Category:

# What Is Capacity Factor?

Article Details
• Written By: M. McGee
• Edited By: Lauren Fritsky
• Last Modified Date: 14 March 2018
2003-2018
Conjecture Corporation
Free Widgets for your Site/Blog
 The American flag is reversed on the right arm of military uniforms so that the stars never appear to be in retreat.  more...

 April 20 ,  1864 :  Louis Pasteur performed his first pasteurization tests.  more...
wiseGEEK Slideshows

Capacity factor is a metric used to describe the output of a power generating system. This factor is essentially a ratio between the power generator’s actual output and its output at full capacity. While this factor can mean several things, the overall use is as a measurement of the reliability of the generator; the closer the ratio is to 1:1, the more stable the power system. Since ratios are often difficult to use as comparisons, the factor is often converted into a percentage — high being good and low being bad. Capacity factor is wildly variable based on the type of generation system, from natural gas at just over 10% to nuclear at over 90%.

There are several different methods of measuring the output of a power generator. In most cases, each of these figures attempts to close in on one specific area, often to the exclusion of all others. For example, the total output of a system can easily be compared to the total output of another but neither of these figures takes other factors such as input product, energy lost to processing or involved manpower into account. Capacity factor is another such measurement; it is concerned with exactly two different numbers and no others.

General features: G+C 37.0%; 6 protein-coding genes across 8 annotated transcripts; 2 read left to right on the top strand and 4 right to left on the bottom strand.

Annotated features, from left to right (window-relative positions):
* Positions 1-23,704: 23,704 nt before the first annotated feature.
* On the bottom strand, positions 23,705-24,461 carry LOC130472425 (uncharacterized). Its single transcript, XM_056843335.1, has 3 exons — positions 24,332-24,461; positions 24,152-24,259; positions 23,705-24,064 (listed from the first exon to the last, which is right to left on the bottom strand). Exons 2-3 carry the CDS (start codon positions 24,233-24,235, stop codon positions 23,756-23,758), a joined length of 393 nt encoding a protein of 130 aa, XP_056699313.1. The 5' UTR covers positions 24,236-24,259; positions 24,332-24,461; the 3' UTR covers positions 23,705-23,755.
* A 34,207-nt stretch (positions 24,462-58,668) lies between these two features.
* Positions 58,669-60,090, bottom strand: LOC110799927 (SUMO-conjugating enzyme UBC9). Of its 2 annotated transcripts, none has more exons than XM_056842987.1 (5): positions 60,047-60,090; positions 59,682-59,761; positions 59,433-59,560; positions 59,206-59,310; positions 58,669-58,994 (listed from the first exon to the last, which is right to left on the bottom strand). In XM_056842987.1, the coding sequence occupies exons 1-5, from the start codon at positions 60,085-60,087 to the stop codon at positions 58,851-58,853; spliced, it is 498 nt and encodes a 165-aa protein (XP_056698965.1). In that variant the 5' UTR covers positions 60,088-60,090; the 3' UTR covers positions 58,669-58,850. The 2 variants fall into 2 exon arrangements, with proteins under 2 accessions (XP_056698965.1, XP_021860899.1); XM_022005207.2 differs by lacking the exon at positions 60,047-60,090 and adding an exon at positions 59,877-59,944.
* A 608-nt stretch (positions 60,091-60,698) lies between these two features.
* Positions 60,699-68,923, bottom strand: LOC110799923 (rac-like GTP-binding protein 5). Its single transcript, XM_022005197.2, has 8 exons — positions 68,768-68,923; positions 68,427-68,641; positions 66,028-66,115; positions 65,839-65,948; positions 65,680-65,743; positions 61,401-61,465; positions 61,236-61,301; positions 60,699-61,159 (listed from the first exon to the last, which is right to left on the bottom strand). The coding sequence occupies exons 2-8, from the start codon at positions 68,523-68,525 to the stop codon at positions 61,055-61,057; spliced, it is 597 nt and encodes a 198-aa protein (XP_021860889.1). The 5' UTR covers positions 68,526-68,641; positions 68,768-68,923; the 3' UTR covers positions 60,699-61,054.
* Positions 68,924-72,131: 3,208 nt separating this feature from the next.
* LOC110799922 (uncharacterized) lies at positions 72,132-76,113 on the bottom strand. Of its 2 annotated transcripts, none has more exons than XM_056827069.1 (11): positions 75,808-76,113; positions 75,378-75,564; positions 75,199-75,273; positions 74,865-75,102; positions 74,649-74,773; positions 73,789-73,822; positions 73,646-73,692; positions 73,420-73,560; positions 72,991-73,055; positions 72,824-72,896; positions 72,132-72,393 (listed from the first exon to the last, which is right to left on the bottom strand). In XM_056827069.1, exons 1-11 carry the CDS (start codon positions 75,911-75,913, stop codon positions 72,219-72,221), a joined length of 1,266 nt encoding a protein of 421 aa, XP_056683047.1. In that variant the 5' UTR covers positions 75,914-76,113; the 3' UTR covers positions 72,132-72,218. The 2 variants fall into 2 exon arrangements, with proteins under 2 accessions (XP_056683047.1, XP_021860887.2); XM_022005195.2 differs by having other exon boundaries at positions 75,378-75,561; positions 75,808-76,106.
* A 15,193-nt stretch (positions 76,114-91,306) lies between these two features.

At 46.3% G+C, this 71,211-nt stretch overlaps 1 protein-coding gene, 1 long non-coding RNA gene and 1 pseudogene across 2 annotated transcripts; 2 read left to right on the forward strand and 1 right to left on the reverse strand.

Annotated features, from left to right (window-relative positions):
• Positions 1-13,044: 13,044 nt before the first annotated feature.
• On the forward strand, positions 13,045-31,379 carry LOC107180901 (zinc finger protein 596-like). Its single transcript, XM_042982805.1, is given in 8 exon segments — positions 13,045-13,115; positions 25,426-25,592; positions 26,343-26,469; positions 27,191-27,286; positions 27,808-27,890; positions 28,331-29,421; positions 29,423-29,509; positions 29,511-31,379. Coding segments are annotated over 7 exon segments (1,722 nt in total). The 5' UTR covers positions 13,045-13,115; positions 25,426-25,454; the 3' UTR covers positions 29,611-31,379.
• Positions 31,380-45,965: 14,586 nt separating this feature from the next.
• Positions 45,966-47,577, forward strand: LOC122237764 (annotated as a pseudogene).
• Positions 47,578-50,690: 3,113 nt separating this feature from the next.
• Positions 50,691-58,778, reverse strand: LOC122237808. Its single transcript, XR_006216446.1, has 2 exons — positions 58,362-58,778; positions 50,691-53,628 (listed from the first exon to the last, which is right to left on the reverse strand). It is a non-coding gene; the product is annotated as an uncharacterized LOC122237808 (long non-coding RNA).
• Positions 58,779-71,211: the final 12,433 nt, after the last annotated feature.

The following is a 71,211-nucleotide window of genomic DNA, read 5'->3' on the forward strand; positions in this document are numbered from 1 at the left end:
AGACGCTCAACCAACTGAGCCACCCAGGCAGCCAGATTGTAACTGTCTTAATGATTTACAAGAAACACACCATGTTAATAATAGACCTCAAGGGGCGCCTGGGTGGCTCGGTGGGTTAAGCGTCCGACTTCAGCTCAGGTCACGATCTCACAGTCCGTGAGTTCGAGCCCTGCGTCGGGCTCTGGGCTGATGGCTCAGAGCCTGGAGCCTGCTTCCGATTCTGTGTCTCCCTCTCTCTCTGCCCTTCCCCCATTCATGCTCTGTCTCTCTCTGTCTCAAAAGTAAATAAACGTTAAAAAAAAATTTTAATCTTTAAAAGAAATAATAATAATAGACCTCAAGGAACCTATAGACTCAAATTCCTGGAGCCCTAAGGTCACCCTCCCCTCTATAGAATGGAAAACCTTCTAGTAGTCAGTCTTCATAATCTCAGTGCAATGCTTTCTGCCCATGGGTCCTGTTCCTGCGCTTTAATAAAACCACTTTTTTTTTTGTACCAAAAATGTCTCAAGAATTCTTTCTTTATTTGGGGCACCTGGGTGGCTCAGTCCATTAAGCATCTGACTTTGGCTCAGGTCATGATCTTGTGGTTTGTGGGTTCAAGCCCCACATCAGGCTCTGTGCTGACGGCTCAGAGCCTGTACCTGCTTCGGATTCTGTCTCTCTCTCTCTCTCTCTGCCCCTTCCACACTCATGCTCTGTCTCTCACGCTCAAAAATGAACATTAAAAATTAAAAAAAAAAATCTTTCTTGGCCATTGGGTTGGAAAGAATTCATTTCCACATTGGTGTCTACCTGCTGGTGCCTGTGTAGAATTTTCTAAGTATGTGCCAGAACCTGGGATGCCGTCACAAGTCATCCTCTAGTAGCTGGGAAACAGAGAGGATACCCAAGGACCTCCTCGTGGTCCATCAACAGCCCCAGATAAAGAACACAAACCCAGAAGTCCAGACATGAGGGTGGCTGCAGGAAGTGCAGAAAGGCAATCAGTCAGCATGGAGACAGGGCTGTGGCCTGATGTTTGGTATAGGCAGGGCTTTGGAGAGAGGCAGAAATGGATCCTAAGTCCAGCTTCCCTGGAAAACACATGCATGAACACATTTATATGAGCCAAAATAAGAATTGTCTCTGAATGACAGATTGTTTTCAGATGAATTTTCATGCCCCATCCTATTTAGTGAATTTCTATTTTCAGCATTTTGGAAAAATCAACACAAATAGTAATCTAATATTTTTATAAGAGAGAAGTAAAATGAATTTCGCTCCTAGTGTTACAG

The first number used to determine capacity factor is the generator’s maximum power output. This the amount of energy generated by the plant when operating at full capacity. This amount is generally under the actual output capacity of the system, but maximum power output assumes that there is no adverse wear generated on any part of the system. The second value is the actual power output of the plant over a specific amount of time.

These two numbers are expressed as a ratio of actual output: potential output. In order to make the ratio more useful, it is generally converted into a percentage by dividing the actual output into the potential output. For example, if a plant had the ability to produce 100 units of power but only actually produced 60, it would be expressed as 60:100 or 60%.

Since one plant operating at 50% capacity for the entire period or a plant operating at 100% capacity for half the period would both be 50%, it is difficult to find a hard use for capacity factor. The general use is as a way of determining overall reliability in the power system. If a plant is constantly under-producing or having shutdowns, it is often a matter of strained infrastructure or equipment. This means that, should the power really be needed, the plant will likely fail to meet the needs of its users.